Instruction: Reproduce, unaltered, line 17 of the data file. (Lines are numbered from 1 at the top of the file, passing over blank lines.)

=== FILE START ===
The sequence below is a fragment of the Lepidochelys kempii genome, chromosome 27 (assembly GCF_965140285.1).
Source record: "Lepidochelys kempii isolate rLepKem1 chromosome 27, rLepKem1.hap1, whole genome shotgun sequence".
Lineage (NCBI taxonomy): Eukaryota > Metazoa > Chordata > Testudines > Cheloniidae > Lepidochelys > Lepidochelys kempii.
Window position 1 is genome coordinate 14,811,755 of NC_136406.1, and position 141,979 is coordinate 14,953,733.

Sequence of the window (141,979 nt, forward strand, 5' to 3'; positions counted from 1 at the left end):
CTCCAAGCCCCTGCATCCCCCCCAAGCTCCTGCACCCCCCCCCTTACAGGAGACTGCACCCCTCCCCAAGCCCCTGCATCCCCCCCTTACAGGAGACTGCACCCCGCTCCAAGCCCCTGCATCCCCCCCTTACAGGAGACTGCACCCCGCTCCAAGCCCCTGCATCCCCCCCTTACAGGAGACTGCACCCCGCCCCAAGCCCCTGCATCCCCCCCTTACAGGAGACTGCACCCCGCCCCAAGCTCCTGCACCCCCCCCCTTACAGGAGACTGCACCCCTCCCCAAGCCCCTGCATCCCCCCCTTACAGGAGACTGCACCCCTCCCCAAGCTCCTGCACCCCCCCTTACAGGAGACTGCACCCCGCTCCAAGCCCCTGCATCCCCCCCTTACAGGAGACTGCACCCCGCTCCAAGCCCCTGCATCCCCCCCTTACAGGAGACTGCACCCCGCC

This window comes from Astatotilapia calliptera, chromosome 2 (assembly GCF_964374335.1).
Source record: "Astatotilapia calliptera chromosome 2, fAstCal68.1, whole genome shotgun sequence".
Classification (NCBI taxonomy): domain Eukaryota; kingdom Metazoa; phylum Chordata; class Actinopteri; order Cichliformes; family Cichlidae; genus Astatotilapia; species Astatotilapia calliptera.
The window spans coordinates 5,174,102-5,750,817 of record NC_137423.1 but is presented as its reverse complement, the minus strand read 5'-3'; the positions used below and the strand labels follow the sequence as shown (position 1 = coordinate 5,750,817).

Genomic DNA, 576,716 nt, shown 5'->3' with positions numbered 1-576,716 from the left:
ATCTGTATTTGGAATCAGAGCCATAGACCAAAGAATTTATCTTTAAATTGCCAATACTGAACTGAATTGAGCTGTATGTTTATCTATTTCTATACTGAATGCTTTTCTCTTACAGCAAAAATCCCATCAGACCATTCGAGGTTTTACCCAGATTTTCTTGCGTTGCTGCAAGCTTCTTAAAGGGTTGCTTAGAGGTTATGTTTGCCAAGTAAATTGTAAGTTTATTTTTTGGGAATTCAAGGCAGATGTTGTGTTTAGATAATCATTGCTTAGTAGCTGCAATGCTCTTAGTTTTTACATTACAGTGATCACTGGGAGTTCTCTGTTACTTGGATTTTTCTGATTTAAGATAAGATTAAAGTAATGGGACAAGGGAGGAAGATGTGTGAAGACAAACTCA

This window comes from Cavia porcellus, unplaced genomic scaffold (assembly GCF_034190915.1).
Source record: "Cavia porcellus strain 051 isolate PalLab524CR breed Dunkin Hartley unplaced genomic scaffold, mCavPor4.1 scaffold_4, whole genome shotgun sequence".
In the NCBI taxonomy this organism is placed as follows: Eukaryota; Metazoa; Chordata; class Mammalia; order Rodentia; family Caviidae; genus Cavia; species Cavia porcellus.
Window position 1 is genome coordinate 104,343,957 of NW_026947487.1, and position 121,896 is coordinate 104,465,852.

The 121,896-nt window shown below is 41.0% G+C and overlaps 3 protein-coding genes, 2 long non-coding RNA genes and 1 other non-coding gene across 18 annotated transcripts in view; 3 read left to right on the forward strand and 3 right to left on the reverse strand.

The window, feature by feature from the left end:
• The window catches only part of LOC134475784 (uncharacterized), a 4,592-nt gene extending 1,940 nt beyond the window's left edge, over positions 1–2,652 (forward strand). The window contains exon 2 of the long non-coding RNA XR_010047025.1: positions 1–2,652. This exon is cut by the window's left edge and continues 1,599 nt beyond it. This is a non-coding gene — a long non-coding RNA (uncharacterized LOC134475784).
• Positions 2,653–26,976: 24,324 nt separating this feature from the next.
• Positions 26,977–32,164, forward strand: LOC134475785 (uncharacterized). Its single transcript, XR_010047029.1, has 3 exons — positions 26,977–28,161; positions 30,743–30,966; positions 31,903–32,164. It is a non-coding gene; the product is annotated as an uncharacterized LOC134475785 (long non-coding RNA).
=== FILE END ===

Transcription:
The 121,896-nt window shown below is 41.0% G+C and overlaps 3 protein-coding genes, 2 long non-coding RNA genes and 1 other non-coding gene across 18 annotated transcripts in view; 3 read left to right on the forward strand and 3 right to left on the reverse strand.